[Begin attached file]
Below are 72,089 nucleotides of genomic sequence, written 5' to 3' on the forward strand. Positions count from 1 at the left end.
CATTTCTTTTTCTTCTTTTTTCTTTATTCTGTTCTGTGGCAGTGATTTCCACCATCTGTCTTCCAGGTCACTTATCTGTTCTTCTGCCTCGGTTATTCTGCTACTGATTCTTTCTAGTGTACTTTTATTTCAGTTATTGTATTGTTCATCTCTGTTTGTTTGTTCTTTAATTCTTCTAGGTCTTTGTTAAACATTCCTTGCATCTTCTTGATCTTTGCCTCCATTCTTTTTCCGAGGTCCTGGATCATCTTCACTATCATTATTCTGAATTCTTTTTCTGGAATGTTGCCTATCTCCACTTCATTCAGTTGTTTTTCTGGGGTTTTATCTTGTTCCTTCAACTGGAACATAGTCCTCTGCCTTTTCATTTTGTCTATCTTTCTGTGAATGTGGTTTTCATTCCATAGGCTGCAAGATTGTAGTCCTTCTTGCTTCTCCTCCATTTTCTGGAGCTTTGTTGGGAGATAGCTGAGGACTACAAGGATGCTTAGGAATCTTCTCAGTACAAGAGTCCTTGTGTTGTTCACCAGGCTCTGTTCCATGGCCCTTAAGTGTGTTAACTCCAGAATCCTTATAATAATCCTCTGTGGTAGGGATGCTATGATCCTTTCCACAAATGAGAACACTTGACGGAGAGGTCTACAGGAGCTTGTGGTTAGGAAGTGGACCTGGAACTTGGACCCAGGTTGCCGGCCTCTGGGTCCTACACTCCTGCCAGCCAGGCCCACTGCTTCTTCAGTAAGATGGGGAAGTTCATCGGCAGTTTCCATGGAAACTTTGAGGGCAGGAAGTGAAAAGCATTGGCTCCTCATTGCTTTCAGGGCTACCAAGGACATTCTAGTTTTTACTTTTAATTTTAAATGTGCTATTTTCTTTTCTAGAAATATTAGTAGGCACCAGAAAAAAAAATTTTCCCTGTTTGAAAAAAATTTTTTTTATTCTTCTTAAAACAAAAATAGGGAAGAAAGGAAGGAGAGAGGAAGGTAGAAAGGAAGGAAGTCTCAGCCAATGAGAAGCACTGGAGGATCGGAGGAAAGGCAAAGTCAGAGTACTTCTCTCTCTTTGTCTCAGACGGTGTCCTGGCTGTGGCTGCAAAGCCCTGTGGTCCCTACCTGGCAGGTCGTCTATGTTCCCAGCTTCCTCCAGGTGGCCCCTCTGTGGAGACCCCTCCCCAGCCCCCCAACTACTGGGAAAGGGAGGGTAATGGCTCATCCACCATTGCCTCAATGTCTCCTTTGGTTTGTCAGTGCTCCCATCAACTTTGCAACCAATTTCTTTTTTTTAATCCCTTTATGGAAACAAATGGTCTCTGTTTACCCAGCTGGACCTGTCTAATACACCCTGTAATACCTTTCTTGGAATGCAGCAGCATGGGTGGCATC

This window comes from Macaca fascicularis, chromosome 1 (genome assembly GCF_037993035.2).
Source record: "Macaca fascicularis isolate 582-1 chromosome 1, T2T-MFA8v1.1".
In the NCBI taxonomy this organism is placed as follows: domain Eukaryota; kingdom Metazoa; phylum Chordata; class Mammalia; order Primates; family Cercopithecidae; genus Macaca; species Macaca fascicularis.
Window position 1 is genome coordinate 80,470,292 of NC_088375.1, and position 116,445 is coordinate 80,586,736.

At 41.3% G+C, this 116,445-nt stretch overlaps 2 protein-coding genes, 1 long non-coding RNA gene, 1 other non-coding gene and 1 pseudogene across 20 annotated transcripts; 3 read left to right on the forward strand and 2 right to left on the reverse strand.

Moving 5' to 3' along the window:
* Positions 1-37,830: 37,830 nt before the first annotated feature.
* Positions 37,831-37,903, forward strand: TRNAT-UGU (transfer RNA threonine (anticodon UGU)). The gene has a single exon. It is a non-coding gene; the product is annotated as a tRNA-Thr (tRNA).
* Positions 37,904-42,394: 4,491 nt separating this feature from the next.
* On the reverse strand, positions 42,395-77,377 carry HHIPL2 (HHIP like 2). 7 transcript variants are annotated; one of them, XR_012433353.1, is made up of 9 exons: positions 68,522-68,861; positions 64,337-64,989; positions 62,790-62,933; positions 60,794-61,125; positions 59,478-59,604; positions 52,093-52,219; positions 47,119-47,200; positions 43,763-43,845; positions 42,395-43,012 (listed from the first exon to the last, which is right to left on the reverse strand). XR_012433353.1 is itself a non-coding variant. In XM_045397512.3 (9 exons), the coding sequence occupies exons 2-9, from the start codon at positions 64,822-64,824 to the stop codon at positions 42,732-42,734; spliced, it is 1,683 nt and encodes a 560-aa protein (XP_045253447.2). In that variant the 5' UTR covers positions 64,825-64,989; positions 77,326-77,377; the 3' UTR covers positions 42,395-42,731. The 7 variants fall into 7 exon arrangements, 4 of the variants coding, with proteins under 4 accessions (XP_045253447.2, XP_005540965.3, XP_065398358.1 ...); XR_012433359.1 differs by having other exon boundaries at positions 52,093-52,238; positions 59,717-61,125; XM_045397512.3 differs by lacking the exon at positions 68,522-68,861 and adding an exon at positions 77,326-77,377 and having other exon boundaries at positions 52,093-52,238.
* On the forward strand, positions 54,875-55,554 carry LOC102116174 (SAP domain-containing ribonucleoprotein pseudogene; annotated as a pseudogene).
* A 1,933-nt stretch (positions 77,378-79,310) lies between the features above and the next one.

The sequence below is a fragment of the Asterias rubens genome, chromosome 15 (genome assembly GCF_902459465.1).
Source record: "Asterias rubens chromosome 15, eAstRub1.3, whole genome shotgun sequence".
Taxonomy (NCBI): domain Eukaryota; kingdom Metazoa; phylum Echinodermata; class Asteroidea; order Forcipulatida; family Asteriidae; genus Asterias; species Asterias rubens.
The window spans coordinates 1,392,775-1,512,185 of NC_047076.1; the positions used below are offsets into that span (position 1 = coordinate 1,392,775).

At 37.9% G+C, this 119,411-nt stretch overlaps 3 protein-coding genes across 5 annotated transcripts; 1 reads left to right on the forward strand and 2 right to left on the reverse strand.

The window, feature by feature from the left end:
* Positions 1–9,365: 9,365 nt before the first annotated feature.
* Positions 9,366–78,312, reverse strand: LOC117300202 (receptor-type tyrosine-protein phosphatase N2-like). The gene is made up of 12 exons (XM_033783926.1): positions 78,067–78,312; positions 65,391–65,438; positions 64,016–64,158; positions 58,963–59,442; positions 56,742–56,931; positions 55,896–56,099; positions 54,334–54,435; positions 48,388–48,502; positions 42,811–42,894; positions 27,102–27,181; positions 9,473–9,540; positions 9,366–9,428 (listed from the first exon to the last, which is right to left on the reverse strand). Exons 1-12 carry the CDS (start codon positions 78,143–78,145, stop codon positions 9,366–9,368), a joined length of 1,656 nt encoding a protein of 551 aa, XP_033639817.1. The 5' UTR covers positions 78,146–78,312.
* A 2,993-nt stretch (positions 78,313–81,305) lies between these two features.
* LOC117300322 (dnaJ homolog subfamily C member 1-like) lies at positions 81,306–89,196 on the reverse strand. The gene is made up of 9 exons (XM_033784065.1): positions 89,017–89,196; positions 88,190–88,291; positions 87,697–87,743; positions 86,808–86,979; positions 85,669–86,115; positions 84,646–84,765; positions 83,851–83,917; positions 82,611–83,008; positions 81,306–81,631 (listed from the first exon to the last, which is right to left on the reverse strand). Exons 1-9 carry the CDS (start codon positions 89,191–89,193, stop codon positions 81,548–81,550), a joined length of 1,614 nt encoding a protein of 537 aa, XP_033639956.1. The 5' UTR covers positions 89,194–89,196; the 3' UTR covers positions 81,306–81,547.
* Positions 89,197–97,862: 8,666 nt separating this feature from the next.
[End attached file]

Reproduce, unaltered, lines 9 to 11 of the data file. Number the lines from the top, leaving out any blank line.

* Positions 1-37,830: 37,830 nt before the first annotated feature.
* Positions 37,831-37,903, forward strand: TRNAT-UGU (transfer RNA threonine (anticodon UGU)). The gene has a single exon. It is a non-coding gene; the product is annotated as a tRNA-Thr (tRNA).
* Positions 37,904-42,394: 4,491 nt separating this feature from the next.